Trump gushed about Lutsenko in his July 25 phone call. Trump said: “I heard you had a prosecutor who was very good and he was shut down and that’s really unfair. A lot of people are talking about that, the way they shut your very good prosecutor down and you had some very bad people involved.” As with all things Donald Trump, he has things backwards. The “very good” guy was corrupt while the “very bad” people were patriotic reformers trying to clean house of corrupt officials like Yury Lutsenko.
That doesn’t matter to Trump. What matters to him is the alternative history Lutsenko came up with to exonerate himself but as a result frame Trump’s enemies for Putin’s crime of sabotaging 2016 and thus cleanse Trump of the stench of illegitimacy.
In a series of articles he wrote for The Hill, Lutsenko said the Ukrainians interfered with the 2016 election in collaboration with the Democratic National Committee. He alleged that Biden pressed for the firing of Lutsenko’s peer, Viktor Shokin, to stop an investigation into an energy company on whose board sat Hunter Biden. Again, all of this is backwards. Biden did press for his firing, but not to stop the investigation. He press for his firing because he was in Putin’s pocket. And as Robert Mueller made conclusive, the Russians attacked our national sovereignty, not the Ukrainians.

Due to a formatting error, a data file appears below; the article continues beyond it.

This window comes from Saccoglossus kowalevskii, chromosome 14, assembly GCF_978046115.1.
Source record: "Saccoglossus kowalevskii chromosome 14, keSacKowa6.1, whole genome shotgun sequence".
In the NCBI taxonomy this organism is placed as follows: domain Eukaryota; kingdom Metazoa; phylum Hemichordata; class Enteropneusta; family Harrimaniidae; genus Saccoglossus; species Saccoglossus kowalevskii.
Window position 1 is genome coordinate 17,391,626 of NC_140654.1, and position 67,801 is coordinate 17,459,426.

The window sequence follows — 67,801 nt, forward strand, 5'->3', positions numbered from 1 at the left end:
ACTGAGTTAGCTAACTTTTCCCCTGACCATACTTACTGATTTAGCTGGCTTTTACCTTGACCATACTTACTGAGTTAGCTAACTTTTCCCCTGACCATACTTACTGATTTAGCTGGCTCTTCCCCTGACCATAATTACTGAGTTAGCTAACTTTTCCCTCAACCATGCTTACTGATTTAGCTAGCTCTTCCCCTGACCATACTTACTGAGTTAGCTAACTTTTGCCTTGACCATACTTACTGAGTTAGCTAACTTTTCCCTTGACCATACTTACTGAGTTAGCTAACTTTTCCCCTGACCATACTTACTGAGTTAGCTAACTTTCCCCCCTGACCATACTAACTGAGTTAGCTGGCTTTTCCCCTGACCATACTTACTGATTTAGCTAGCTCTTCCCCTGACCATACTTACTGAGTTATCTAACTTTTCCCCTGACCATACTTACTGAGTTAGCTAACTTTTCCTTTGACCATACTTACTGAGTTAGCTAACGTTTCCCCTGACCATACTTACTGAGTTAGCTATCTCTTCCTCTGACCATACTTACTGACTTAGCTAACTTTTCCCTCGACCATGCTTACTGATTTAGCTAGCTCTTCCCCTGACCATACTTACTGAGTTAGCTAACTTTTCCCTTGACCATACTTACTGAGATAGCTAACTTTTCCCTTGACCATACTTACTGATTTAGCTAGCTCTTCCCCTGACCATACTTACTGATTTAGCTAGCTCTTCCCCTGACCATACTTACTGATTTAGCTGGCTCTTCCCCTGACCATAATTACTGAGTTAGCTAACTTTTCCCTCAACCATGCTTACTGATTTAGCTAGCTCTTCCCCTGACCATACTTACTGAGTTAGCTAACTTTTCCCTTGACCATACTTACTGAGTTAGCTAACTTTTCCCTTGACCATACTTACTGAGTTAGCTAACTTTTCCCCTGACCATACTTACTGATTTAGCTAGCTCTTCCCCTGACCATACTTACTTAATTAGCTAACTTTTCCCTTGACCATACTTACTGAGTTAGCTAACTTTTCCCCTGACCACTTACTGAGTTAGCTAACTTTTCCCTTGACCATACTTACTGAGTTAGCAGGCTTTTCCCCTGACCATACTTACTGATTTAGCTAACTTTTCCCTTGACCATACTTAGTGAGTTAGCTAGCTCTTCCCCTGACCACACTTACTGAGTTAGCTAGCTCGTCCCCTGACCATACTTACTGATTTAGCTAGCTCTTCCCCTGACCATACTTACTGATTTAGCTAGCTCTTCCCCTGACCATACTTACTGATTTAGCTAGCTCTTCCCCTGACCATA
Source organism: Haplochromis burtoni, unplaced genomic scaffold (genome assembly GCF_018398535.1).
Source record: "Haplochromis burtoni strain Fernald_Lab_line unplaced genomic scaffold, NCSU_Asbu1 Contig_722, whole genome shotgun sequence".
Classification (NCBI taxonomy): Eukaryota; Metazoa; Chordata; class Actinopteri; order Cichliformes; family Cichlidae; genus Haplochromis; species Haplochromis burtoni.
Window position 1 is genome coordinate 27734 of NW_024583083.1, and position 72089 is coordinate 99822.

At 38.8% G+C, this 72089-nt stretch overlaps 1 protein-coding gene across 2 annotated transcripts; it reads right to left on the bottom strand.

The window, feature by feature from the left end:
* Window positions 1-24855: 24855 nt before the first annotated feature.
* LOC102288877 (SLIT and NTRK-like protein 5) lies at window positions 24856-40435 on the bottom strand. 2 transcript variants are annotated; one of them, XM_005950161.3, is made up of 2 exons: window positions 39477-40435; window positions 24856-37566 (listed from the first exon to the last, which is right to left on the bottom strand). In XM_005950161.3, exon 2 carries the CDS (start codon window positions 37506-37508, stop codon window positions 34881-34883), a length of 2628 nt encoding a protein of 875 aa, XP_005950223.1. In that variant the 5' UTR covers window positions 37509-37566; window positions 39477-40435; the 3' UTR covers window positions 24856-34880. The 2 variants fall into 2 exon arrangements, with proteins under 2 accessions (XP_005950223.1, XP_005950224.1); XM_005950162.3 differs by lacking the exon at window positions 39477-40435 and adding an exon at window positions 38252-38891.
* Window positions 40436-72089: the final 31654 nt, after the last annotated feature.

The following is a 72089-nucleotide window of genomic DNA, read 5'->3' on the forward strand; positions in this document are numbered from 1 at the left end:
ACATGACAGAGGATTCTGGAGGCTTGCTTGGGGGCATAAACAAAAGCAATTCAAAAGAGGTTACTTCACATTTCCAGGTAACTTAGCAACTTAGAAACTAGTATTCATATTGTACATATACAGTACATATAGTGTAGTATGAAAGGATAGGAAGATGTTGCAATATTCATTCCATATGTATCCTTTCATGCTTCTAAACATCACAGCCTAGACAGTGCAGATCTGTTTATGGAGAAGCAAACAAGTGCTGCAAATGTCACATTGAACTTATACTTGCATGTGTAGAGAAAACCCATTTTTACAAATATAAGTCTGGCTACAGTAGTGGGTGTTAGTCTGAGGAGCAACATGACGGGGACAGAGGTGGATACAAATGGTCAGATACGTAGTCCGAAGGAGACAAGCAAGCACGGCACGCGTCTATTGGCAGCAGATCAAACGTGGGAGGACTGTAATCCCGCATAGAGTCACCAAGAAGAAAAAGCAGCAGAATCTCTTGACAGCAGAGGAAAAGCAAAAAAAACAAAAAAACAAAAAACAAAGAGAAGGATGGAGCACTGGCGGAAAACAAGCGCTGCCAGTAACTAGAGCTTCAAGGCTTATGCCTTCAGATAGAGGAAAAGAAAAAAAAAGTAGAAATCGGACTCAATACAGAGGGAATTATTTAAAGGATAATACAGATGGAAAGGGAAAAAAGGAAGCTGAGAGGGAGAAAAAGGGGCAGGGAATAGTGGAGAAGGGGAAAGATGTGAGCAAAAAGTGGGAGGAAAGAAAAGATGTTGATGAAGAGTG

This context is important to understand what appears to be a mishmash of conspiracy theory in that July 25 call. “The server, they say Ukraine has it,” Trump told President Zelensky. “There are a lot of things that went on, the whole situation I think you are surrounding yourself with some of the same people. I would like to have the Attorney General call you or your people and I would like you to get to the bottom of it. As you saw yesterday, that whole nonsense ended with a very poor performance by a man named Robert Mueller, an incompetent performance, but they say a lot of it started with Ukraine. Whatever you can do, it’s very important that you do it.”
The whistleblower says he or she does not understand why Trump referred to Hillary Clinton’s private email server, but it’s not a stretch to imagine him getting that mixed up with Russian theft of DNC computer files. (After all, he does not use a computer or email.) My point is he could be hinting at Lutsenko’s claim that it was the Ukrainians who attacked the US in 2016 with the help of his enemies: Clinton, Biden, whoever.